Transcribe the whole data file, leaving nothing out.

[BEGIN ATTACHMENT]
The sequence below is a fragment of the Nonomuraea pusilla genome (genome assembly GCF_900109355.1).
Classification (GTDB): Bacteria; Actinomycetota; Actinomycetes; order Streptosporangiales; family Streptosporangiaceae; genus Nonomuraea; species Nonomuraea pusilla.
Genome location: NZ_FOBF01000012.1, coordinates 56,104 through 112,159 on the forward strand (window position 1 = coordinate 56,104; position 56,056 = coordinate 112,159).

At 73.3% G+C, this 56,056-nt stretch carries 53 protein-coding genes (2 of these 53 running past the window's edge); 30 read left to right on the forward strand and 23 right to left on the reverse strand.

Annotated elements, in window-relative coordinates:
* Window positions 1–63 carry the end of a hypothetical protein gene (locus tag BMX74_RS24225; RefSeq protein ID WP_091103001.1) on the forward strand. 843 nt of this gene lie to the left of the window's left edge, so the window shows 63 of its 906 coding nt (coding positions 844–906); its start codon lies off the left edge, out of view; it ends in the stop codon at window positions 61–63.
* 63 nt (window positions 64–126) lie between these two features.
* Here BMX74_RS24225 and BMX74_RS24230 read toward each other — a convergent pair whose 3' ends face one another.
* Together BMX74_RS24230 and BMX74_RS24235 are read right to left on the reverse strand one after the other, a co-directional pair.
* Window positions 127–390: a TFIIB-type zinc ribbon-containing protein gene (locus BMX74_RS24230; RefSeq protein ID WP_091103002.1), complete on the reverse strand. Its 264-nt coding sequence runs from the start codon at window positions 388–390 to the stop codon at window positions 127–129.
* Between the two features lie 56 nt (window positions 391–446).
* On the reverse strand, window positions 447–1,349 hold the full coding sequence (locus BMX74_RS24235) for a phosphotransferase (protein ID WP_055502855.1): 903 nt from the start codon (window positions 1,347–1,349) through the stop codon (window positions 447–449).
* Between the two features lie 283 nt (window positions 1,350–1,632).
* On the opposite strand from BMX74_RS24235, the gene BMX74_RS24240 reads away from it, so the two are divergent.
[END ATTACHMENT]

The sequence below is a fragment of the Nonomuraea pusilla genome (genome assembly GCF_900109355.1).
Classification (GTDB): Bacteria; Actinomycetota; Actinomycetes; order Streptosporangiales; family Streptosporangiaceae; genus Nonomuraea; species Nonomuraea pusilla.
Genome location: NZ_FOBF01000012.1, coordinates 56,104 through 112,159 on the forward strand (window position 1 = coordinate 56,104; position 56,056 = coordinate 112,159).

At 73.3% G+C, this 56,056-nt stretch carries 53 protein-coding genes (2 of these 53 running past the window's edge); 30 read left to right on the forward strand and 23 right to left on the reverse strand.

Annotated elements, in window-relative coordinates:
* Window positions 1–63 carry the end of a hypothetical protein gene (locus tag BMX74_RS24225; RefSeq protein ID WP_091103001.1) on the forward strand. 843 nt of this gene lie to the left of the window's left edge, so the window shows 63 of its 906 coding nt (coding positions 844–906); its start codon lies off the left edge, out of view; it ends in the stop codon at window positions 61–63.
* 63 nt (window positions 64–126) lie between these two features.
* Here BMX74_RS24225 and BMX74_RS24230 read toward each other — a convergent pair whose 3' ends face one another.
* Together BMX74_RS24230 and BMX74_RS24235 are read right to left on the reverse strand one after the other, a co-directional pair.
* Window positions 127–390: a TFIIB-type zinc ribbon-containing protein gene (locus BMX74_RS24230; RefSeq protein ID WP_091103002.1), complete on the reverse strand. Its 264-nt coding sequence runs from the start codon at window positions 388–390 to the stop codon at window positions 127–129.
* Between the two features lie 56 nt (window positions 391–446).
* On the reverse strand, window positions 447–1,349 hold the full coding sequence (locus BMX74_RS24235) for a phosphotransferase (protein ID WP_055502855.1): 903 nt from the start codon (window positions 1,347–1,349) through the stop codon (window positions 447–449).
* Between the two features lie 283 nt (window positions 1,350–1,632).
* On the opposite strand from BMX74_RS24235, the gene BMX74_RS24240 reads away from it, so the two are divergent.